Monday, November 16, 2009

Lakeside Sunflower - Helianthus carnosus








Florida is the "Sunshine State" and the "Land of Flowers", so it is only appropriate that we have a diversity of sunflowers - members of the aster family in the genus Helianthus.  Sunflowers are spread across Florida in a wide variety of habitats and many are quite common.  Lakeside sunflower (H. carnosus) is an exception to that; being quite rare and listed as state Endangered species.  Lakeside sunflower is endemic to Florida and only found naturally in 5 counties in the northeastern peninsula. 
This sunflower differs in several respects to many of our more-common species.  For one, it is relatively short.  For much of the year, it exists as a mass of strap-shaped basal leaves.  While a few other species, most notably the rayless sunflower (H. radula), grow rather low, their basal leaves are not almost succulent and strap-like.  The flower stalks stay relatively short too.  Instead of standing 6 feet tall or more like many of our common species, lakeside sunflower rarely reaches more than 3 feet tall.   
As its common name implies, lakeside sunflower is a species of wet-soil habitats. Its short stature also implies that it is adapted to open sunny locations, surrounded by other species that don't often get too tall either.  These conditions are more typically found around the edges of lakes and marshes; not forested wetlands.
Lakeside sunflower blooms during the summer months.  The flower heads are typical for many in this genus; 2-3 inches across with bright yellow ray and disc flowers.  They attract a wide variety of pollinators, including butterflies and bees, and they are especially showy.  Of course, sunflower seeds are important to seed-eating birds and this plant is no exception.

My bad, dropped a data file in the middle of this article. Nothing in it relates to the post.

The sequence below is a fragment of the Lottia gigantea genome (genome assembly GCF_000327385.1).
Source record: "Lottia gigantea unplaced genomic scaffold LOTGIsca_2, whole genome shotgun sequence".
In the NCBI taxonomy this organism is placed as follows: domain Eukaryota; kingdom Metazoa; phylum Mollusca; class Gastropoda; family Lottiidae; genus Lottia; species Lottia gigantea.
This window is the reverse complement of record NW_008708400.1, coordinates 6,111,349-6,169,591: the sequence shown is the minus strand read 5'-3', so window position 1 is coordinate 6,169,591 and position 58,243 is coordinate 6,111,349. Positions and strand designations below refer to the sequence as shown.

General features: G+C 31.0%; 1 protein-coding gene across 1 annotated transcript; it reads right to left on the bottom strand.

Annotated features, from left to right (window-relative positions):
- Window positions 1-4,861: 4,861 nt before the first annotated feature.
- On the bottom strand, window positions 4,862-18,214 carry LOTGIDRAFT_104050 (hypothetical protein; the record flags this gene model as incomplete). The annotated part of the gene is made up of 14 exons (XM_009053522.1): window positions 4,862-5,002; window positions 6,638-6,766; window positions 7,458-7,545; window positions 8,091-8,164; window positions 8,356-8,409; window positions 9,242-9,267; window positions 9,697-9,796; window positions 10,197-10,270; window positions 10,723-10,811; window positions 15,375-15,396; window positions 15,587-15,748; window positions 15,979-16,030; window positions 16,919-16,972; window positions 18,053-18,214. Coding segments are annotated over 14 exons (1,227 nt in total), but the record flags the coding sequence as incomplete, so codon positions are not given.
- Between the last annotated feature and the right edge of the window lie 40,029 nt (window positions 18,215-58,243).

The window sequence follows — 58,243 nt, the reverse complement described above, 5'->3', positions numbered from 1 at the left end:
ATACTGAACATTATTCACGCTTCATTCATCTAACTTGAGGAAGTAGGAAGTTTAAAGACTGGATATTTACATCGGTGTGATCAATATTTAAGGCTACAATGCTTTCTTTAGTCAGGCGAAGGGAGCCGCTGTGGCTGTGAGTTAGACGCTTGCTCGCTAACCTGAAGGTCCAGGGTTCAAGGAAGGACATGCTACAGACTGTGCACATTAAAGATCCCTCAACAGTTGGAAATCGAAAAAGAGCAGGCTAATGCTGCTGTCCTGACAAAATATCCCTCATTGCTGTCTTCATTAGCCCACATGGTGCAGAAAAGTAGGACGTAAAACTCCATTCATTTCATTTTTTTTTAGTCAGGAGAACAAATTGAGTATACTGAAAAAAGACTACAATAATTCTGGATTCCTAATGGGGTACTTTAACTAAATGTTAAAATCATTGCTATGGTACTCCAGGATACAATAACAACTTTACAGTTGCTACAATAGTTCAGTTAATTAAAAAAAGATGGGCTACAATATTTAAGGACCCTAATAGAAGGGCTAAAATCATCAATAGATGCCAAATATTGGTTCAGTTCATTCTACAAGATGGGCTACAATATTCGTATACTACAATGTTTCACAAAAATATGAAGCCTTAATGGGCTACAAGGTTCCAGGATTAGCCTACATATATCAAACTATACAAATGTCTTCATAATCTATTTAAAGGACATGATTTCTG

Lakeside sunflower is occasionally offered commercially through Florida native plant nurseries.  Alexa and I purchased ours several years ago and we have successfully grown ours in our Pinellas County landscape.  We have found it to be relatively easy to maintain and to propagate from seed.  This is not a plant that fares well  if allowed to dry out.  We have ours in a "marsh/savannah" we created in our side yard and we keep this area wet to moist.  To date, our plants have not suckered aggressively like some of the other sunflowers, but they do produce a few suckers which become new plants near the parents.
Given the ability to provide it the conditions it requires, lakeside sunflower is an interesting and beautiful addition to a wildflower garden - and another reason to consider adding a wet-soil area to your home landscape.  We would consider adding it to our list of plants we propagate at Hawthorn Hill should a demand arise for it.

1 comment:

  1. I purchased two lakeside sunflower plants at the USF native plant sale today. I intended to place them in a raised bed that I have next to a wet area, in full/almost full sun. After reading your post above I am concerned that the plants will not live in the raised bed. I would like to know if it would be feasible to keep them in their pots and place the pots in the wet area instead. The downside is that the wet area is shaded by firebush, coral bean, button bush and pond cypress that were planted in the wet area: there may not be enough sun for the sunflowers. Any suggestion(s) would be greatly appreciated. Thank you.

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